The weather here is about the same as in England, though it is somewhat hotter here in the summer. Some think it is also colder here in winter, but I cannot say. The air is very clear, and not foggy. I cannot in my life remember a more pleasant year than we have enjoyed here. If only we had swine, horses, and sheep, I have no doubt that men might live as contented here as in any part of the world. For fish and fowl, we have great abundance. Fresh cod in the summer is so abundant it isn’t even considered special. Our bay is full of lobsters all summer and also is full of all kinds of other fish. In September we can easily capture a barrel of eels in a single night, and we can dig them out of their beds all winter. We have mussels and other shellfish close by. We don’t have oysters nearby, but the Indians bring them to us when we ask. All spring, we get very good salad herbs from the earth.
We have very sweet and strong red and white grapes. We also have strawberries, gooseberries, raspberries, etc.; three kinds of plums – white, black, and red. We have many roses.
All we need is building supplies and industrious men to work.
Now because I expect you and other friends to join us, I would like to let you know about a few useful things. Before leaving on the ship, be sure to have a very good bread-room to put your biscuits in. Let your cask for beer and water be iron-bound. Bring a good supply of clothes and bedding with you. Bring a musket or fowling-piece for each man. Make sure your muskets have long barrels. Bring plenty of shot for hunting big fowls, and bring plenty of powder. Bring lemon juice. Don’t worry about bringing rice unless you want to eat it along the way because our Indian corn is just as good. Bring cotton yarn for your lamps. Do not depend on us too much to give you corn when you arrive. We won’t have much until the next harvest.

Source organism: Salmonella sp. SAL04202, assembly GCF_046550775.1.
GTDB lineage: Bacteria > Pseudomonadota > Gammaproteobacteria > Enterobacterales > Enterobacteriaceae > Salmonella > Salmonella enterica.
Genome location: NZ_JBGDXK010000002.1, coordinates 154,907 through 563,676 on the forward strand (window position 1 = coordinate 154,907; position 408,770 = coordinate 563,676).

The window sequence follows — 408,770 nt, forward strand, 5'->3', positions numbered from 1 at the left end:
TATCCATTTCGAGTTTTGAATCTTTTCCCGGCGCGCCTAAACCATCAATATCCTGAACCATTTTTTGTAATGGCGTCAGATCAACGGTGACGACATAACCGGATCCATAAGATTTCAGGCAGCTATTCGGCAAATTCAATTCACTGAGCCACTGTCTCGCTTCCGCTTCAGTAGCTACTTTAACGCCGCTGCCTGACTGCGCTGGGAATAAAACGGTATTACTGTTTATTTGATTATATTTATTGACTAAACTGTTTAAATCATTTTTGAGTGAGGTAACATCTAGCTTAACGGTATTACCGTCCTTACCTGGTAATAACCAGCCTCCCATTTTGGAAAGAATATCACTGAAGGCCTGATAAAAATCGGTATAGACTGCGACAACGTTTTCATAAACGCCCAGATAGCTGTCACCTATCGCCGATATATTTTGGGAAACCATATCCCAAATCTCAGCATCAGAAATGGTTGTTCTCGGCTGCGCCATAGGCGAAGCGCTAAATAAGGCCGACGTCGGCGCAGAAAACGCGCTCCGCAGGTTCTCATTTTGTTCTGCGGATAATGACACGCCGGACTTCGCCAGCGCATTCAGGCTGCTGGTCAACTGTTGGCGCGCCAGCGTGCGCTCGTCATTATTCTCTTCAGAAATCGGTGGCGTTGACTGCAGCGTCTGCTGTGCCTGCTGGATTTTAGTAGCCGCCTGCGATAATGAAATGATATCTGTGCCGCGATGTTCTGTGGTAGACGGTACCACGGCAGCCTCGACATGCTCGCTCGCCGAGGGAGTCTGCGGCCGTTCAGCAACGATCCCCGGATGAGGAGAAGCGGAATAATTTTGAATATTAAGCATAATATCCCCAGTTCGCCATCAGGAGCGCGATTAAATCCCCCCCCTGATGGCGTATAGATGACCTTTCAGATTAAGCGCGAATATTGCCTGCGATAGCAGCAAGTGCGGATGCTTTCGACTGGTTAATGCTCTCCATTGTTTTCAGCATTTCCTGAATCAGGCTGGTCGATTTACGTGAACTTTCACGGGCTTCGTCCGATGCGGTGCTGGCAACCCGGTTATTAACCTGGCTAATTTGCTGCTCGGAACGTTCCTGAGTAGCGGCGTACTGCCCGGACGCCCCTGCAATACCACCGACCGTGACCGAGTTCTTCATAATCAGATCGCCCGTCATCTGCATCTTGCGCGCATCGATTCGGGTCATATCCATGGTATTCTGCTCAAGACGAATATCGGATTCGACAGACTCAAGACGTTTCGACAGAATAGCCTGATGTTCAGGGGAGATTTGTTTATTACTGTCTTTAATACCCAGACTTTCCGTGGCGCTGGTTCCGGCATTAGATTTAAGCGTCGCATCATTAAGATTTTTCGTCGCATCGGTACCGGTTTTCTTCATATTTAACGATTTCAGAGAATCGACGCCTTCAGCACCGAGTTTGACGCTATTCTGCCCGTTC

Your loving friend,
The First Thanksgiving (Sources: P. Deetz, Muse Magazine, Vol. 5, No. 9, Nov., 2001 K. Curtin, food historian, www.history.com ) Ms. Ellison
What was the occasion and who was there? In 1621, the Plymouth colonists and Wampanoag Indians shared an autumn harvest feast which is acknowledged today as one of the first Thanksgiving celebrations in the colonies. This harvest meal has become a symbol of cooperation and interaction between English colonists and Native Americans. Most of the “first Thanksgiving” images show a small handful of Native Americans among many more settlers. However, there were actually more Natives than settlers at the feast. One hundred and two people had sailed on the Mayflower for America. On the way, one died and one was born. But only 50 survived the first winter in Plymouth. Of these, 13 were children under 12, and 13 were teenagers. That leaves 24 adults. Massasoit [the Native chief], Winslow says, brought 90 men to the feast, and some Indians were already visiting the colony.
When was the feast held? We traditionally celebrate Thanksgiving in November. However, the celebration in 1621 happened earlier, at harvest time. In New England, depending on when the crops were planted and how fast they ripened, that would have been in the early fall, certainly not later than early October.
What did they eat? There’s no evidence that the settlers ate turkey at the first Thanksgiving. The birds that Winslow mentions being shot by the four men were probably ducks and geese because the harvest would have been at the same time as their fall migration. The settlers and their Native guests probably ate ducks, geese, and venison (deer) roasted on spits. They also could have eaten pottages (stews) made by cooking corn – and possibly wheat – in a broth made from stewed meat. Fish, eels, and shellfish such as lobster also would have been part of the early feast. And the Pilgrims would have drunk plenty of beer. In 1621 everyone drank beer, even the children.